What did you think an artist would pick up on from your poem?
Poet Luisa A. Igloria: The poem’s central concerns/themes pertaining to the lives and labors of immigrants and marginalized people within our communities: their courage, their nerve, their verve.
What inspires you in this poem?
Artist Løchlann Jain: I loved the light touch of the poem.
Did the visual artist refract any element of the poem that made you see the poem differently?
Poet Luisa A. Igloria: Perhaps it made me more acutely conscious of some of the lists the poem makes: the way it itemizes things, as if to render them up for accounting.
When you began this piece, was it color, shape, or some other aspect that you followed? Did that change?
Artist Løchlann Jain: I wanted to get at the sort of floating detail, the ways that the poem suggests concrete objects—but only suggests them.
What surprised you about this collaborative piece?
Poet Luisa A. Igloria: Perhaps, the decision of the artist to not include human figures in the work. But I liked the decision to render the art work in stark black and white, as line drawings. That seemed appropriate, that there were all these bristly edges included in the field of the drawing.
Artist Løchlann Jain: That the drawing suggests another poem beside it, in a different language.
Have you ever written work that has been inspired by visual art? What was that experience like for you? Why were you inspired to do so?
Poet Luisa A. Igloria: Yes, many times. My 2009 collection Juan Luna’s Revolver (University of Notre Dame Press), for one, was directly inspired by the work of the Filipino painter Juan Luna, one of a cohort of Filipino writers and artists who lived and studied in Europe in the late 1800s and from there helped to inspire a grassroots revolution against the Spanish colonial government in the Philippines.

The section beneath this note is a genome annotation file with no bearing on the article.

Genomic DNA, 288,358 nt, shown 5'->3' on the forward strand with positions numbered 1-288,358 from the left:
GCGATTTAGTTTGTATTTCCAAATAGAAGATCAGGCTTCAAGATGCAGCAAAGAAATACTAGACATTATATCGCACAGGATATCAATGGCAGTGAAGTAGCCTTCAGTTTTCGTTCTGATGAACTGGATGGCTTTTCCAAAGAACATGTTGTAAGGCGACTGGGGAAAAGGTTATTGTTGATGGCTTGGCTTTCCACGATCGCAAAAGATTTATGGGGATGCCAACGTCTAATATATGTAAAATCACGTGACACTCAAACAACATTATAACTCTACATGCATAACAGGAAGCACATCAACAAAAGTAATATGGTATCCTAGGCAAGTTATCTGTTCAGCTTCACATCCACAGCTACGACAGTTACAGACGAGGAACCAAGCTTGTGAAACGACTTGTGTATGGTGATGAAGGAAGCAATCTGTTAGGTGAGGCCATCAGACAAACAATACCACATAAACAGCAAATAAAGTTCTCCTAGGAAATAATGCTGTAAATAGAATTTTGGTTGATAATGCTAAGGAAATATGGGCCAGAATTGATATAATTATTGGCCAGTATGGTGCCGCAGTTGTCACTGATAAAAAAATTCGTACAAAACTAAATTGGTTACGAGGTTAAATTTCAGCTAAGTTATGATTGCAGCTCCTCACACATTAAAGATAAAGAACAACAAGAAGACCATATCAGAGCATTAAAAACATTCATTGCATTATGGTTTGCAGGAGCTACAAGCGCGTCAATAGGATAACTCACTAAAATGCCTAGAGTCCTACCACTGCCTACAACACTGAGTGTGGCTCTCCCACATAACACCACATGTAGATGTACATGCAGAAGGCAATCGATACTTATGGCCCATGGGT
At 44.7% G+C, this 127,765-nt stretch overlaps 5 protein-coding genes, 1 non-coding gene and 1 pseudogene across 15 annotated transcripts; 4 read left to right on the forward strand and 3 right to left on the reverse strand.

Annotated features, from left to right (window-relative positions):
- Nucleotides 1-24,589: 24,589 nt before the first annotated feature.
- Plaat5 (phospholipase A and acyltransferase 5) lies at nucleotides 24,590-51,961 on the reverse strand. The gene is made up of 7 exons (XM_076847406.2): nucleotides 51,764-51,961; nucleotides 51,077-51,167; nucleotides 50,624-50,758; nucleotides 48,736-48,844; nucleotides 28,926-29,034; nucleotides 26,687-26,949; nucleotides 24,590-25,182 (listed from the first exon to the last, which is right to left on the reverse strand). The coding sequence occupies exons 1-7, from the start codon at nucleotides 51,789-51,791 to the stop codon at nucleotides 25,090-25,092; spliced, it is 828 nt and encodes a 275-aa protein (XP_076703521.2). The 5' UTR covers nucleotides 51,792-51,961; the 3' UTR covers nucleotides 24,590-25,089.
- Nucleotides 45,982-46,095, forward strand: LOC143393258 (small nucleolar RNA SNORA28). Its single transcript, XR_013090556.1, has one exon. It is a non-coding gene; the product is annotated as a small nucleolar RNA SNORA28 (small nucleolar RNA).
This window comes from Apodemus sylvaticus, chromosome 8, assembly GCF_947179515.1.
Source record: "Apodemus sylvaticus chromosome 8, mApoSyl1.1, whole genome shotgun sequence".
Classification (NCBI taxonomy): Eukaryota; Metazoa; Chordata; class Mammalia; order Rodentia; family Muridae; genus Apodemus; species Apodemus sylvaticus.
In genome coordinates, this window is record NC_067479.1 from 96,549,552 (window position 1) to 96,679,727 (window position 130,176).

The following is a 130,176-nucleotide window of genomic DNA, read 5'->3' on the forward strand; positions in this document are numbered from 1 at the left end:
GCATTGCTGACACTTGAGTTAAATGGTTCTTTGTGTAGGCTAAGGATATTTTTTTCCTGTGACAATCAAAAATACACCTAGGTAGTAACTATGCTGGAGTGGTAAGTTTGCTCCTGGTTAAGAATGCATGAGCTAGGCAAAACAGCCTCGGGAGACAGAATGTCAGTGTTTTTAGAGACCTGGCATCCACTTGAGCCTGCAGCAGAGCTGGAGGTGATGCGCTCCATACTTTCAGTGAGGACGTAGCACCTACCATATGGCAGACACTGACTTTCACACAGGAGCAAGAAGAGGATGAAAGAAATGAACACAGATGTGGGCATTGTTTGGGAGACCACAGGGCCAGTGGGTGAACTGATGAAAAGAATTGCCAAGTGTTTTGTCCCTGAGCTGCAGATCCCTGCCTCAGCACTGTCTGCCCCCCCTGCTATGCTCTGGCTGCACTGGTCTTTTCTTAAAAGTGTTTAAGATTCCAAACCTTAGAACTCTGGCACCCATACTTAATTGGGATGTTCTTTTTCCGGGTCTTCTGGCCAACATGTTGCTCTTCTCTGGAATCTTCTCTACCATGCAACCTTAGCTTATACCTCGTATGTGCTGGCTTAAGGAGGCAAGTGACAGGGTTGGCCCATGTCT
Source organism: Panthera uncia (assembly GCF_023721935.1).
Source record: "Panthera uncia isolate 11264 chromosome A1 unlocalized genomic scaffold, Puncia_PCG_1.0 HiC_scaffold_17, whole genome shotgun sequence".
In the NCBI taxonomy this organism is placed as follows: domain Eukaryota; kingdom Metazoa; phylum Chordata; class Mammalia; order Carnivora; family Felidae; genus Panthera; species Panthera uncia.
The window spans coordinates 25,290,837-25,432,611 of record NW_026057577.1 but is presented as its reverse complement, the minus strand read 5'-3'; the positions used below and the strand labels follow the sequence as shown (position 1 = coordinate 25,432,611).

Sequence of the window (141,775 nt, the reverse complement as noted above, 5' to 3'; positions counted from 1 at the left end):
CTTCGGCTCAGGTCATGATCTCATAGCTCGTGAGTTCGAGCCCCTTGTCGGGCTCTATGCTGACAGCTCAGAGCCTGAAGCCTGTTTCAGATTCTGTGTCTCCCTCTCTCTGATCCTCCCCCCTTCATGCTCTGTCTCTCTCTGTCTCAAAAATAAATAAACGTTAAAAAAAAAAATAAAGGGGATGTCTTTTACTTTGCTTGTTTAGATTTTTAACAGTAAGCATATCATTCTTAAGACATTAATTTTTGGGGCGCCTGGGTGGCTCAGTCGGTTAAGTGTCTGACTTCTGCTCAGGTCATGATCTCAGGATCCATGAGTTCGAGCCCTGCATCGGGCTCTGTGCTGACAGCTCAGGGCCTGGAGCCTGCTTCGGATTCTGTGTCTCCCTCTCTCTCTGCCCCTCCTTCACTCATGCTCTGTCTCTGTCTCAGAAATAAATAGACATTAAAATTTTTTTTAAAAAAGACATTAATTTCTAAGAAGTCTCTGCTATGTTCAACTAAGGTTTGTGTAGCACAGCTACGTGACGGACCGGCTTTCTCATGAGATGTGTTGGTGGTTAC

Juan Luna’s painting “The Spoliarium,” depicting two fallen gladiators being dragged out of the arena and into the anteroom where their bodies will be stripped in preparation for burning, won one of only three gold medals awarded at the Exposición Nacional de Bellas Artes in 1884 in Madrid.
The other poems I wrote for Juan Luna’s Revolverlooked in addition at photographs taken of Filipino subjects brought to serve as live exhibits at the 1904 World’s Fair and Exposition in St. Louis, Missouri. Writing from and on these art works/photographs felt urgent and necessary, and made me realize that the questions and issues confronting writers/artists/people of color in the past continue to speak directly to us in the present moment.
How does literature fit into your creative life as a visual artist?
Artist Løchlann Jain: As a professor I read and teach literature, it is integral to my life and work.
Describe the collaboration in one word.
Poet Luisa A. Igloria: Stark
Artist Lochlann Jain: Fun
If the Broadsided collaboration were a piece of music, what would it be?
Poet Luisa A. Gloria: Tango. Or something heated but precise.
Artist Løchlann Jain: Rising Appalachia
Read any good books lately?
Poet Luisa A. Igloria: Mia Alvar’s collection of quietly devastating stories, In the Country.
Artist Løchlann Jain: Edward Hooper, The River.
Seen any good art lately?
Poet Luisa A. Igloria: Last December, visiting the Tate Modern in London, I loved the works of Rebecca Horn on exhibit then: her “Cockatoo Mask,” her “Unicorn,” her “Mechanical Body Fan.”
Poet Luisa A. Igloria: There’s something like call-and-response to any collaboration. I like how it asks of us to attend and to listen.